On certification to the Superior Court, Appellate Division, whose opinion is reported at 229 N.J. Super. 128 (1988).
For reversal -- Chief Justice Wilentz and Justices Clifford, Handler, Pollock, O'Hern, Garibaldi and Stein. Opposed -- None. The opinion of the Court was delivered by Pollock, J.
At issue in this case is whether the State Board of Physical Therapy (the Board) acted within its delegated authority when it promulgated N.J.A.C. 13:39A-2.2(b), which specifies activities that a physical therapist may perform without physician direction. The Appellate Division decided that the rule exceeded the authority delegated to the Board under N.J.S.A. 45:9-37.18. 229 N.J. Super. 128, 550 A.2d 1272 (1988). We granted the Board's petition for certification, 117 N.J. 46, 563 A.2d 815 (1989), and now reverse.
Few areas of governmental activity affect the public as much as the regulation of health care. Traditional regard for the quality of medical care is now tinged with concerns about its cost. People are no longer treated just in hospitals or at home, but in long-term care facilities, such as convalescent or nursing homes. Health care includes not only medical treatment by a physician or surgeon, but also services provided by others, such as physical therapists. In sum, the delivery of health care is increasingly diverse and costly. So complex and sensitive a system commends itself to legislative and regulatory, rather than judicial, supervision.
Physical therapy, one part of the health-care system, has been a topic of legislative interest since 1903. Currently in New Jersey, over 5,000 physical therapists practice their profession in private offices, institutions, and elsewhere. From the beginning, the Legislature has been concerned about the relationship between physicians and physical therapists.
In 1903, an amendment to the statutes prohibiting the unlicensed practice of medicine exempted a "masseur or electrician * * * operating in each particular case under the specific direction of a regularly licensed physician or surgeon." L. 1903, c. 228. Subsequent amendments over the next eighty years retained the requirement that physical therapists perform under the "specific direction" of a regularly-licensed physician. See L. 1915, c. 271, § 6; L. 1921, c. 221, § 3; L. 1935, c. 226, § 2; L. 1939, c. 115; L. 1943, c. 74; L. 1944, c. 167; L. 1953, c. 420. In 1963, the Legislature first approved a system of examination and registration of physical therapists. The system was administered by the Board of Medical Examiners with the assistance of a Physical Therapy Advisory Committee. That statute retained the restriction that limited physical therapists to providing care "under the specific direction of regularly licensed physicians," L. 1963, c. 169, § 1, a restriction that survived a 1975 change in the definition of "physical therapist," N.J.S.A. 45:9-37.1(d). Until 1983, moreover, the statutes consistently defined "physical therapy" in terms of "treatment" only.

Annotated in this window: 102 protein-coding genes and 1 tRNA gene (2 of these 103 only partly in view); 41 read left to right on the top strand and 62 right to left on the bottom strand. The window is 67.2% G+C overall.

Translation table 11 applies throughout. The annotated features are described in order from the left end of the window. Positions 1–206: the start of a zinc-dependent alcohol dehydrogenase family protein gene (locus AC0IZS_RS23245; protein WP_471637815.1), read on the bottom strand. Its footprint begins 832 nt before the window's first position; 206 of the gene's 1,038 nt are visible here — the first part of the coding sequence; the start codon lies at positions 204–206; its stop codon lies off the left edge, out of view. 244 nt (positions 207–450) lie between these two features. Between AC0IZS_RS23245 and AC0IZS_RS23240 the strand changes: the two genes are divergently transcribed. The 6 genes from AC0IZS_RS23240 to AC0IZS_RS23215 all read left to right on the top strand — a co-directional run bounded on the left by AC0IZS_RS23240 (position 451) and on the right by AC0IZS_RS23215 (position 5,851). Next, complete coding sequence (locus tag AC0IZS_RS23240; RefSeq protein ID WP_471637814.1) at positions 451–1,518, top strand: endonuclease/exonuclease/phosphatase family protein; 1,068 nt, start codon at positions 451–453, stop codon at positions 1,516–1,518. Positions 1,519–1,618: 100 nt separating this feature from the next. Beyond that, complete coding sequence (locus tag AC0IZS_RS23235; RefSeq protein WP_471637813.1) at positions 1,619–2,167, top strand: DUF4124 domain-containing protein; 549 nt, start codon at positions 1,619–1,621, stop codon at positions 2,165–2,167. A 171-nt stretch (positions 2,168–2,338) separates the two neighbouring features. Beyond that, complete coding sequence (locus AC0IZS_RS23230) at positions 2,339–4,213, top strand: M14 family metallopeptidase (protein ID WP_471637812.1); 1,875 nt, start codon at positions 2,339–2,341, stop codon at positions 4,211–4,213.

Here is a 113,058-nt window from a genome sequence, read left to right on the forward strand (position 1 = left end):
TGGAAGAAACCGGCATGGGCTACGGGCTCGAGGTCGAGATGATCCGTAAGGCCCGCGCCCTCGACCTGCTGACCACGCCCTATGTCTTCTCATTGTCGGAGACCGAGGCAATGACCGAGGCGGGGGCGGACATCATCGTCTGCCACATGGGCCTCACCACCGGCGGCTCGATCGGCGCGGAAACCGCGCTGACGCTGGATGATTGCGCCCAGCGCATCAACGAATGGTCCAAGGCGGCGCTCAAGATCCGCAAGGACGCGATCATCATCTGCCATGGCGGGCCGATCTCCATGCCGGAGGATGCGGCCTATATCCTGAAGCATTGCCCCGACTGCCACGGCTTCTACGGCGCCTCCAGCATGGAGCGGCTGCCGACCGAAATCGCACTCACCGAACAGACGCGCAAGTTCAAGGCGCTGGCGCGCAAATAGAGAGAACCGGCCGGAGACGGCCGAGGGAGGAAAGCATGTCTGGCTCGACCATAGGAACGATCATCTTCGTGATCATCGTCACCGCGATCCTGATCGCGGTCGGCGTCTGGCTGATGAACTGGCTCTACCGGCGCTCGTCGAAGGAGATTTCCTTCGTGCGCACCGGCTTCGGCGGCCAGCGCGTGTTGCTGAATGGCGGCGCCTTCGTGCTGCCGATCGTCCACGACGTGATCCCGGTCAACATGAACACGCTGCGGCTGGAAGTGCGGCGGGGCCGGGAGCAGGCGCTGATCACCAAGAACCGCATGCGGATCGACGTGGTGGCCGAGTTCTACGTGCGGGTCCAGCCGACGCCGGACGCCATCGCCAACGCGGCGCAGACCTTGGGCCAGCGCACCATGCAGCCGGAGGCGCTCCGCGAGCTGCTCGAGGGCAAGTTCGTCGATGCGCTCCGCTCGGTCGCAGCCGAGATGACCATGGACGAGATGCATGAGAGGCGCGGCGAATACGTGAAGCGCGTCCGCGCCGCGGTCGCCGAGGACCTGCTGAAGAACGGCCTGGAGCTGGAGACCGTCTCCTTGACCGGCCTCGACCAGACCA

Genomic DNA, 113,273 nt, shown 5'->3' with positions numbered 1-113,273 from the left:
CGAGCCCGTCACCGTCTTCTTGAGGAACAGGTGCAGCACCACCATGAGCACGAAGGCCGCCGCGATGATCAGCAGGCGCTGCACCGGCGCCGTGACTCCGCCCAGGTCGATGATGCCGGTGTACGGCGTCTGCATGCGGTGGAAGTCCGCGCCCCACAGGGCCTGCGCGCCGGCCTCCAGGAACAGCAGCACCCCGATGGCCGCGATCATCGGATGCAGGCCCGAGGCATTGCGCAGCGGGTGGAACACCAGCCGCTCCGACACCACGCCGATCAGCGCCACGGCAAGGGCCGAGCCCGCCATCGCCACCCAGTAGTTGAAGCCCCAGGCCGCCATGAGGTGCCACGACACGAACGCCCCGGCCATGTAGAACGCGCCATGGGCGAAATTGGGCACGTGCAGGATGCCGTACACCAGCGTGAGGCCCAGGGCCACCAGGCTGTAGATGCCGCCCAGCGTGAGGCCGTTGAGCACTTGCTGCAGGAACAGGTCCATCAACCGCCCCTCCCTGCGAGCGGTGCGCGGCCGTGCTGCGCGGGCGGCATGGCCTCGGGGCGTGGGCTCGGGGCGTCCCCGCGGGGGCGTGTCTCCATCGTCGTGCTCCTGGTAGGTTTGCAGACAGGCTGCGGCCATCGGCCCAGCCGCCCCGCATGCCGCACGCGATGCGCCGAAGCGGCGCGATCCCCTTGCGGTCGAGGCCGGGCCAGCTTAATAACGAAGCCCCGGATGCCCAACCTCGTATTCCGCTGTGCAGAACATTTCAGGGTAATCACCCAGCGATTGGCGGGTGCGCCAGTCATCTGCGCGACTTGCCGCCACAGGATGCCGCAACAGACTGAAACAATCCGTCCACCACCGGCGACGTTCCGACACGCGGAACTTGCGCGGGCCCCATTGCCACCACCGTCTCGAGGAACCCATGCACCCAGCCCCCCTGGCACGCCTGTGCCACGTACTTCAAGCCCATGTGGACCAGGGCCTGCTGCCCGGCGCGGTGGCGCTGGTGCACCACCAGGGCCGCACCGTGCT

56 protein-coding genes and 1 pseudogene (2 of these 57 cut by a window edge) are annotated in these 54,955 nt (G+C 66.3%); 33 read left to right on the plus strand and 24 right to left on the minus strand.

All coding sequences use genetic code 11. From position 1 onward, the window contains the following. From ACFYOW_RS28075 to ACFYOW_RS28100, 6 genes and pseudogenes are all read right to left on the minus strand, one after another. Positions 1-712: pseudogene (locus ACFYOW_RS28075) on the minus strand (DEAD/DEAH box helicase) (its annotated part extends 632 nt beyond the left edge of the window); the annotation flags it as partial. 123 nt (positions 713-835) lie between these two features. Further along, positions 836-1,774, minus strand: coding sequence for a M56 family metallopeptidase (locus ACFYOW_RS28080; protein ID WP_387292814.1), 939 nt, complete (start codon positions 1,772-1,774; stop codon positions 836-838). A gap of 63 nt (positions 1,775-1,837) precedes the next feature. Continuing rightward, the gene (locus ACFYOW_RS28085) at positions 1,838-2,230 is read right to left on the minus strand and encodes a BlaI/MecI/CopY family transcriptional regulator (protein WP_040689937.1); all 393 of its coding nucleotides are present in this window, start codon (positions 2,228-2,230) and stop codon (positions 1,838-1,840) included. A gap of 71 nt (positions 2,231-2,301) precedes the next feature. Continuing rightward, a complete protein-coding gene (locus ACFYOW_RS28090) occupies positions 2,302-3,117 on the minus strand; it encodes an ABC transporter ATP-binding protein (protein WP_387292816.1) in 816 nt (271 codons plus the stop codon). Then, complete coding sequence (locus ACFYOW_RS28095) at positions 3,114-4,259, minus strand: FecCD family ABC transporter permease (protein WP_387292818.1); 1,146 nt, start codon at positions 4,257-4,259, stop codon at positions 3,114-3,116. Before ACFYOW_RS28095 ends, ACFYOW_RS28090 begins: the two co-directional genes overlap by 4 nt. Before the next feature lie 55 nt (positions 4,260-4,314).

In 1983, the Legislature reexamined the regulation of physical therapists and approved the Physical Therapist Licensing Act, N.J.S.A. 45:9-37.11 to -37.34 (the Act). The Act replaced long-standing statutes concerning physical therapist licensing and regulation, Statement of the Senate Labor Industry and Professions Committee, with a new system. Consistent with increasing independence of physical therapists, the Act created an eleven-member State Board of Physical Therapy, six members of which are to be licensed physical therapists. N.J.S.A. 45:9-37.15. Only one place on the Board was reserved for a licensed physician. Ibid.
The Act does more than simply create a new board. It recognizes the evolving role of physical therapy in the health-care system. "Physical therapy" is defined as "the health speciality concerned with the prevention of physical disability and the habilitation or rehabilitation of congenital or acquired physical disabilities resulting from, or secondary to, injury or disease." N.J.S.A. 45:9-37.13d. Departing from the prior statutory scheme, which spoke of physical therapy as involving only "treatment," the Act defines the practice of physical therapy as including "examination, treatment, or instruction." N.J.S.A. 45:9-37.14a. When defining "physical therapist," the Act states that "[a] physical therapist shall provide treatment to an individual upon the direction of a licensed physician, dentist, or other health care practitioner authorized to prescribe treatment." N.J.S.A. 45:9-37.13b. In contrast, the Act does not expressly require physician direction for "examination" or "instruction," the other two activities included within the definition of "physical therapy."
As the legislative history reveals, the Act did not have a smooth ride to passage. Originally, Plaintiff Medical Society of New Jersey opposed the Act, but ultimately withdrew its opposition. Plaintiff New Jersey Association of Osteopathic Physicians and Surgeons and the New Jersey Chiropractic Society persisted in their opposition to both the Act and the rule challenged in this action.
Pursuant to statutory authorization, N.J.S.A. 45:9-37.18f, the Board promulgated rules defining "examination," "instruction," and "treatment." The rules also specified the conditions under which a physical therapist might render each service. Following the receipt of public comments, the Board published a revised version that included, among other changes, permission to modify a physician's directed physical-therapy treatment only where the modification was consistent with the physician's initial prescription. 18 N.J.R. 1177(b). Ultimately, the Board adopted N.J.A.C. 13:39A-2.2(b) in its present form:
(b) A licensed physical therapist may engage in the following activities and practices without physician direction.
1. Physical therapy examination, excluding ...